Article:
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Themes of the 19th century novel

Themes of the 19th century novel

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Summary

Themes of the 19th century novel

​​In a nutshell

Themes in novels can be very personal, but they also reflect the society of the author, and, as such, it is possible to see common themes in certain literary movements. In this summary, you'll learn how you can identify themes in these novels and how the author presented them.



How to identify themes

Some common themes in 19th century novels are morality, religion, science and gender, that is, women's place in society. Take a look at the following novels and their main themes:


The Strange Case of Dr Jekyll and Mr Hyde by Robert Louis Stevenson​​

Theme

Description

Morality (good and evil)
Dr Jekyll want to separate his own evil side from his good side.
Secrets
Everything is not what it seems in the Victorian London that serves as setting for this Gothic novella.


Frankenstein by Mary Shelley

Theme

Description

Curiosity
Dr Frankenstein's pursuit of knowledge ends horribly wrong.
Nature versus nurture
Shelley wants us to realise that the monster may have been good, if only he had been treated (nurtured) correctly by his father figure.


Jane Eyre by Charlotte Brontë 

Theme

Description

Gender
Jane, the protagonist, is outspoken, independent and determined, going against what was expected of her gender.
Principles
Jane shows integrity by remaining honest and true to herself, which is rewarded in the novel by love.

​​

A Christmas Carol by Charles Dickens

Theme

Description

Religion
The true meaning of Christmas is the message of Christianity.
Social class
The monstrous children serve as a warning of what could happen if poverty isn’t eradicated.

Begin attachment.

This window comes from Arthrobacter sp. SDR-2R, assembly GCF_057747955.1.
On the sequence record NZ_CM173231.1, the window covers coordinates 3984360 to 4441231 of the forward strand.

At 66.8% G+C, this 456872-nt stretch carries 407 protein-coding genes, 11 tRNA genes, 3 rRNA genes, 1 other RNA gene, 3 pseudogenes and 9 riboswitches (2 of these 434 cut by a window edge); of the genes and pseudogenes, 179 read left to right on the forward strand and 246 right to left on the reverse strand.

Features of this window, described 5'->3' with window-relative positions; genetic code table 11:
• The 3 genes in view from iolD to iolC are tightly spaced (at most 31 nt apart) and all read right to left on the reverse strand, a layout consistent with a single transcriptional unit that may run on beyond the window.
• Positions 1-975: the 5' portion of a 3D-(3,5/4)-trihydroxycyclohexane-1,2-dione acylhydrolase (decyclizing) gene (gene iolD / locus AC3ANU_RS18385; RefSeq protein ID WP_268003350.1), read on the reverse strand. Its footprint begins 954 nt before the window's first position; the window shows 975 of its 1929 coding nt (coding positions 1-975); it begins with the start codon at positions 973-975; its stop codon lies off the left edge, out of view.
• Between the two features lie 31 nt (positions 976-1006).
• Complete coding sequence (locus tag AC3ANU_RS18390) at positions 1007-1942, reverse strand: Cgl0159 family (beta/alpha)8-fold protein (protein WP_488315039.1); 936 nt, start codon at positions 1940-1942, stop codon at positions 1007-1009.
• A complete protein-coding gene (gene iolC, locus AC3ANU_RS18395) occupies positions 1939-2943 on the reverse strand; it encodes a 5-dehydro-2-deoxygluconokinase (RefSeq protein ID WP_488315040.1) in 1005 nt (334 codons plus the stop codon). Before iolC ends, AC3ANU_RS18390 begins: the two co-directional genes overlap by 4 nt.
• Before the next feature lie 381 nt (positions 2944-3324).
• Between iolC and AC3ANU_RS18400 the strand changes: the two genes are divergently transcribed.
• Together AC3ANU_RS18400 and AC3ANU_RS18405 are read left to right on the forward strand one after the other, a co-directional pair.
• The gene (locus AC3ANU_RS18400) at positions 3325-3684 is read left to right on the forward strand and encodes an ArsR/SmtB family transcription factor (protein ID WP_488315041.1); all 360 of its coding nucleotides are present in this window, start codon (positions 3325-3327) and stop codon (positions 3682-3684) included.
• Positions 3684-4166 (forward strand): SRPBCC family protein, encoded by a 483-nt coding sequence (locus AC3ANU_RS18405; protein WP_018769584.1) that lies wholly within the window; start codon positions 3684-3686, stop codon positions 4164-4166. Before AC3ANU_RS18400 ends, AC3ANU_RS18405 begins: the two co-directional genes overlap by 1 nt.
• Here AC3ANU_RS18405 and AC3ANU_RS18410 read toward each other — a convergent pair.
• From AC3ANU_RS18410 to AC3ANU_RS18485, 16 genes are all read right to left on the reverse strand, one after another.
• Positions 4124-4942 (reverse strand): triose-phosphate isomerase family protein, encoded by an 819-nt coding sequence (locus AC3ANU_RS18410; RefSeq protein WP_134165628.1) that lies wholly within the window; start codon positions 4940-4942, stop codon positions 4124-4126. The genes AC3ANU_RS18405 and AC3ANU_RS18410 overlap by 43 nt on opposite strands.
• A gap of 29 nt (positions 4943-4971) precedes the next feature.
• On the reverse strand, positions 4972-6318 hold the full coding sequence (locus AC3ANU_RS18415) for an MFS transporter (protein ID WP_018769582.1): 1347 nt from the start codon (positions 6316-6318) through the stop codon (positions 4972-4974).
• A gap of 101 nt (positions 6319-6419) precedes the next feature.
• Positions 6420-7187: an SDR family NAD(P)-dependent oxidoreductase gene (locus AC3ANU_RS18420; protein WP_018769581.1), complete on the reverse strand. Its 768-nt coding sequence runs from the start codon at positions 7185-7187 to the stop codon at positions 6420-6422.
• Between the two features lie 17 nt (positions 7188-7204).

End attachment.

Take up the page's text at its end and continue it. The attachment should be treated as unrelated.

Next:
Pride and Prejudice by Jane Austen

Theme

Description

Gender
Marriage is seen as necessary for women in this day and age.
Social class
Elizabeth, our protagonist, breaks through the rigid social class system that is in place.


How themes are presented

To identify themes in a novel, it is very useful to know how themes are presented. For this, you should consider events in the novel, the ideas the narrator and the characters discuss, the characters themselves, the recurring motifs and even the settings.


Events

Events that happen in the novel may be used by the author to present certain themes. For example, the creation of the monster in Frankenstein presents the theme of science and how it may be used to “play God”.


What is being discussed

Sometimes themes are very easy to spot because either the narrator or the characters will discuss them directly. In Pride and Prejudice, the first lines discuss marriage, and how it is expected of women. In the same novel, Elizabeth discusses money, social class and love.


Characters

When it comes to presenting themes, authors use not only what the characters say, but also the characters themselves. This way, a particular character may embody a particular theme. In The Strange Case of Dr Jekyll and Mr Hyde, Edward Hyde is used to personify evil itself. 


Motifs

A motif is an idea, image or situation that happens more than once in the novel. Because it happens more than once, it can suggest a theme. In Frankenstein, characters find comfort in natural beauty, which can be a way of presenting nature as a theme in the story.


Settings

Even settings can suggest themes! In the same way a lovely meadow can symbolise natural beauty, the dark and cold London of The Strange Case of Dr Jekyll and Mr Hyde presents the theme of the dark side of the main character.

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FAQs - Frequently Asked Questions

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